Platform companies have the tendency to brand themselves as pioneers in offering technological solutions to social problems, and the leading Chinese ride-hailing company Didi Chuxing is no exception. It builds its platform work narratives around creating jobs and increasing income. Didi claims that the company created 17 million flexible jobs in 2016 and more than 21 million drivers earned their income on the platform from June 2016 to June 2017 (Didi, 2016; Didi Institute of Policy Study, 2017). Taxi drivers do not belong to the category of “new jobs,” despite the fact that a great majority of taxi drivers in China also work on the Didi platform (Chen, 2017a). The two reports highlight the company’s contributions to jobs-creation particularly in regions and sectors where China’s national development strategy for economic restructuring has brought about staggering figures of unemployment. These regions include the heavy-industrial sectors of the rust-belt provinces in northeastern China Take the 2016 report as an example; other than the vague number of 17 million and 5 million job opportunities for laid-off factory workers, the report revealed few details on specific work conditions or if the income earned through the platform accounted for living wages. The China Internet Network Information Center (CNNIC)—China’s authoritative agency on statistics about Internet use—cited Didi’s jobs-creation number (17 million) word for word in its annual report on China’s state of platform economy (CNNIC & Internet Society of China Sharing Economy Committee, 2017). In the absence of other figures or reports on drivers’ work conditions, CNNIC echoed the rhetoric of jobs creation and did not delve into the challenges facing drivers in the ride-hailing platforms.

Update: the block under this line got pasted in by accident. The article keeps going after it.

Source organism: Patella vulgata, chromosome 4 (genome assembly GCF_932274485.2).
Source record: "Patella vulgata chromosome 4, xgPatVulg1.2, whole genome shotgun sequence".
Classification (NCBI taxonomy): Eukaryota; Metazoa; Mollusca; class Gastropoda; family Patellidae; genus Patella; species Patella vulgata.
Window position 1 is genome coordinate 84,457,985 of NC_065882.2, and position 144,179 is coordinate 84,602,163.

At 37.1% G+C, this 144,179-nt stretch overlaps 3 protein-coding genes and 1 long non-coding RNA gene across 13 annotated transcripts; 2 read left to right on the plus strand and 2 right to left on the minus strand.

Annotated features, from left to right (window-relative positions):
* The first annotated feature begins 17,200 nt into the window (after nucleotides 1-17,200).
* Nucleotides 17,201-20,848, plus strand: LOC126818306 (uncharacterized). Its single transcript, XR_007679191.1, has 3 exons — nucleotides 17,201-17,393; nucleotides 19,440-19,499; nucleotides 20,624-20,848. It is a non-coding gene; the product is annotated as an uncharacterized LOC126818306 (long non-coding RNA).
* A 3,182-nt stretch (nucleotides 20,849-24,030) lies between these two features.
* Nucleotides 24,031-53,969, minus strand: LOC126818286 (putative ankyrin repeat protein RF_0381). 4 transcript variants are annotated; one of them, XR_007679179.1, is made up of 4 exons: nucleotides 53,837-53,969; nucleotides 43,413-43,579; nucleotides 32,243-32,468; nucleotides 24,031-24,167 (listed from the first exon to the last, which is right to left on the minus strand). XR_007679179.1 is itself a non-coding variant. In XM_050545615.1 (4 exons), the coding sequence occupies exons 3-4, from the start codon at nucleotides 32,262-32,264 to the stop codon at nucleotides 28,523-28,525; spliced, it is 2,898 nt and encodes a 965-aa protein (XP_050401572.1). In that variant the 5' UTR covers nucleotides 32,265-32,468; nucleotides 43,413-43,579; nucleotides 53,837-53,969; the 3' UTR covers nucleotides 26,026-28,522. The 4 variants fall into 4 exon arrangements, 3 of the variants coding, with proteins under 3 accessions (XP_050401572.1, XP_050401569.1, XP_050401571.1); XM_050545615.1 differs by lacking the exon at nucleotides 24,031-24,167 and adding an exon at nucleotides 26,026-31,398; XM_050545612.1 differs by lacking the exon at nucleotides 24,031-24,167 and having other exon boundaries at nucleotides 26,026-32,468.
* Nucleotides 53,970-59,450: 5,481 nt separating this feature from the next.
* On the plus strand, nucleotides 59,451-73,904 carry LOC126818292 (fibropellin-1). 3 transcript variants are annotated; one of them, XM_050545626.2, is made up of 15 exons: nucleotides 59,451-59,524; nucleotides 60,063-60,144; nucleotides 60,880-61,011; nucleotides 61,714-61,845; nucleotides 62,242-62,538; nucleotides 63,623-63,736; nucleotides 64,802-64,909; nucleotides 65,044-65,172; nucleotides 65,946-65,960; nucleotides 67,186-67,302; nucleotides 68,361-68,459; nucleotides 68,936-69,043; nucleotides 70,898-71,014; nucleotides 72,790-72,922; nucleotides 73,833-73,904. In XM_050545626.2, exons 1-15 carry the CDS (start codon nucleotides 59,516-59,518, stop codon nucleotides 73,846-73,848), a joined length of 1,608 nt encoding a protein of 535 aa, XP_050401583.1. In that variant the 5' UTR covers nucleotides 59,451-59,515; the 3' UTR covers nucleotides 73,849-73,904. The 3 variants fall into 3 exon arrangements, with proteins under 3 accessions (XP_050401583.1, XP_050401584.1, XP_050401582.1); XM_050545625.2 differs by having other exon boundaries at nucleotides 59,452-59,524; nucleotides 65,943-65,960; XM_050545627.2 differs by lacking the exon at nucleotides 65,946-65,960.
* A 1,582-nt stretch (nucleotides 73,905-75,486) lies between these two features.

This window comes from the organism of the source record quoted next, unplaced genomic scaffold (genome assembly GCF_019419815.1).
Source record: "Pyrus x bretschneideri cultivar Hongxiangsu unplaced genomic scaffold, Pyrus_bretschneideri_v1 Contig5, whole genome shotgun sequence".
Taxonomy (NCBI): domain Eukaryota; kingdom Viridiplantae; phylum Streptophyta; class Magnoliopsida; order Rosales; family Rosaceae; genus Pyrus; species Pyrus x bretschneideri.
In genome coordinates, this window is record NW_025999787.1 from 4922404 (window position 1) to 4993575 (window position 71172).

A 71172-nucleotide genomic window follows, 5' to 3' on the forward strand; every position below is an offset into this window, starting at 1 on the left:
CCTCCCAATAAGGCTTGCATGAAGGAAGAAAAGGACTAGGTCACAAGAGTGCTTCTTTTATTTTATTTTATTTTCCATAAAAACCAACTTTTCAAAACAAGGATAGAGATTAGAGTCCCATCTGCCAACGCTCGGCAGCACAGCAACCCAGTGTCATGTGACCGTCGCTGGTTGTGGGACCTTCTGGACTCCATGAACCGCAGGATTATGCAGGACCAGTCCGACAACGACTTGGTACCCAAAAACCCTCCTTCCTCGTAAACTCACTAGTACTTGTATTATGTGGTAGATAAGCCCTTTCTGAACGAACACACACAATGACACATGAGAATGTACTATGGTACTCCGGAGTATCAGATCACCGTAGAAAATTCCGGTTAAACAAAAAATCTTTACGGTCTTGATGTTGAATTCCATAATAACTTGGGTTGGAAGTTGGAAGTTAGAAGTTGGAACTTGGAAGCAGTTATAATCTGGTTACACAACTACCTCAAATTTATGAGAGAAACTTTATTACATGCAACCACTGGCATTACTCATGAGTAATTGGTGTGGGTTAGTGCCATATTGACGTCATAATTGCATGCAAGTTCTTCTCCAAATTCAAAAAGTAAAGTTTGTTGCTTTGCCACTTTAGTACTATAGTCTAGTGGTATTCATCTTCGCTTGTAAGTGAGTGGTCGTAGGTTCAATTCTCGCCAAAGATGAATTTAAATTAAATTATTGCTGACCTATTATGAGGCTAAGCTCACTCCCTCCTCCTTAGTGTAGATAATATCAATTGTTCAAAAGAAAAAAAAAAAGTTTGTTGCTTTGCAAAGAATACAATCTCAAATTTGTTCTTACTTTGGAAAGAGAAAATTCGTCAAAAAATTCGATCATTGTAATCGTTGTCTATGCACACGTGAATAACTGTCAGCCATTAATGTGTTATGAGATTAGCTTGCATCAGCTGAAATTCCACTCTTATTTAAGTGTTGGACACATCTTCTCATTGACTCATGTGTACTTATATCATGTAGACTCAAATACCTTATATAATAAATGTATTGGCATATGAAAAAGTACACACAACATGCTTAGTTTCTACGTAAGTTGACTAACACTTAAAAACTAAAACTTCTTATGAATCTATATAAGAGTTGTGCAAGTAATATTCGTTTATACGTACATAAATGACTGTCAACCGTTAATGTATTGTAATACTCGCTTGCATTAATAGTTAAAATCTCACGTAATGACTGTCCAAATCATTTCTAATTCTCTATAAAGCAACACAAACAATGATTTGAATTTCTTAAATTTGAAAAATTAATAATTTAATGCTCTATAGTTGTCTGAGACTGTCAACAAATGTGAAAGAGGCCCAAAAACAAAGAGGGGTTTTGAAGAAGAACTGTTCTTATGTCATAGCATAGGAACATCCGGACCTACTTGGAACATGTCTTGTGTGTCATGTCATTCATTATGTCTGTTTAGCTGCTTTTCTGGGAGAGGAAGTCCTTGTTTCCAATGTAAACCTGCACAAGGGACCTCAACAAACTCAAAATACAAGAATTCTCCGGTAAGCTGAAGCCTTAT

China is hardly alone in the short-circuiting of platform narratives. This process is dangerous because it allows the language and figures of jobs creation, and more importantly, the framing of the platform’s contributing role in the economy, to travel in a narrative package from the private company to the governmental report. But the governmental report also serves as the reference for scholars and policy-makers. Without incorporating alternative perspectives and narratives on the relationship between platform technologies and workers and development, the governmental report may be at risk of losing its public accountability, which further prevents counter-narratives from surfacing into the mainstream conversations on how accomplish the goal of fair and decent digital work.
Chen, J. Y. (2017a). Technologies of control, communication, and calculation: taxi driver’s labor in the platform economy. In P. Moore, M. Upchurch, & X. Whittaker (Eds.), Humans and machines at work: monitoring, surveillance and automation in contemporary capitalism (pp. 231–255). London: Palgrave Macmillan.
CNNIC & Internet Society of China Sharing Economy Committee. (2017). Report on the Development of the Sharing Economy in China. Beijing.
Didi. (2016). Job Creation – VALUES. Retrieved September 5, 2017, from http://www.didichuxing.com/en/values/job-creation
Didi Institute of Policy Study. (2017). New Economy, New Jobs: 2017 Research Report on jobs on Didi Chuxing. Beijing, China: Didi Institute of Policy Study.
Pasquale, F. A. (2015). The Black Box Society: The Secret Algorithms That Control Money and Information. Cambridge: Harvard University Press.
Rosenblat, A., & Stark, L. (2016). Algorithmic Labor and Information Asymmetries: A Case Study of Uber’s Drivers. International Journal of Communication, 10, 3758–3784.